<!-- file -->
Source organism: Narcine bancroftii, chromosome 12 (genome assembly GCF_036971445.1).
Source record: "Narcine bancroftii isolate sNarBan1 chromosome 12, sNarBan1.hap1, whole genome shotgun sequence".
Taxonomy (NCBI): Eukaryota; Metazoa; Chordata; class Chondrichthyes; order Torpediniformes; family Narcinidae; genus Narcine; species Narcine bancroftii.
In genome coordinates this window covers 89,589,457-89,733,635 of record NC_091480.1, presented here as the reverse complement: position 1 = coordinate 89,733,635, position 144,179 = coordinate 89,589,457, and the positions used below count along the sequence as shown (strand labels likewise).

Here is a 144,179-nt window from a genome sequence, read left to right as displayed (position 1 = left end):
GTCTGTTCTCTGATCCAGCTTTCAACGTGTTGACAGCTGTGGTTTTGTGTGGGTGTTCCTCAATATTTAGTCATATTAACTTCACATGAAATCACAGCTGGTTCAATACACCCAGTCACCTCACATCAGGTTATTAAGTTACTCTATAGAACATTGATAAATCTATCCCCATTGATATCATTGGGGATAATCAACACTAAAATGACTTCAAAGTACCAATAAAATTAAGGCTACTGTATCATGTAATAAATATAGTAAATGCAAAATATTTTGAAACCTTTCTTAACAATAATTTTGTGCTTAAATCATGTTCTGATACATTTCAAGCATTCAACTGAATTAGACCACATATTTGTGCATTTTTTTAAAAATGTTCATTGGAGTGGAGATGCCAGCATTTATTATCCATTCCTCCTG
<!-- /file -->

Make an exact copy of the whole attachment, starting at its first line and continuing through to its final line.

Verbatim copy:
Source organism: Narcine bancroftii, chromosome 12 (genome assembly GCF_036971445.1).
Source record: "Narcine bancroftii isolate sNarBan1 chromosome 12, sNarBan1.hap1, whole genome shotgun sequence".
Taxonomy (NCBI): Eukaryota; Metazoa; Chordata; class Chondrichthyes; order Torpediniformes; family Narcinidae; genus Narcine; species Narcine bancroftii.
In genome coordinates this window covers 89,589,457-89,733,635 of record NC_091480.1, presented here as the reverse complement: position 1 = coordinate 89,733,635, position 144,179 = coordinate 89,589,457, and the positions used below count along the sequence as shown (strand labels likewise).

Here is a 144,179-nt window from a genome sequence, read left to right as displayed (position 1 = left end):
GTCTGTTCTCTGATCCAGCTTTCAACGTGTTGACAGCTGTGGTTTTGTGTGGGTGTTCCTCAATATTTAGTCATATTAACTTCACATGAAATCACAGCTGGTTCAATACACCCAGTCACCTCACATCAGGTTATTAAGTTACTCTATAGAACATTGATAAATCTATCCCCATTGATATCATTGGGGATAATCAACACTAAAATGACTTCAAAGTACCAATAAAATTAAGGCTACTGTATCATGTAATAAATATAGTAAATGCAAAATATTTTGAAACCTTTCTTAACAATAATTTTGTGCTTAAATCATGTTCTGATACATTTCAAGCATTCAACTGAATTAGACCACATATTTGTGCATTTTTTTAAAAATGTTCATTGGAGTGGAGATGCCAGCATTTATTATCCATTCCTCCTG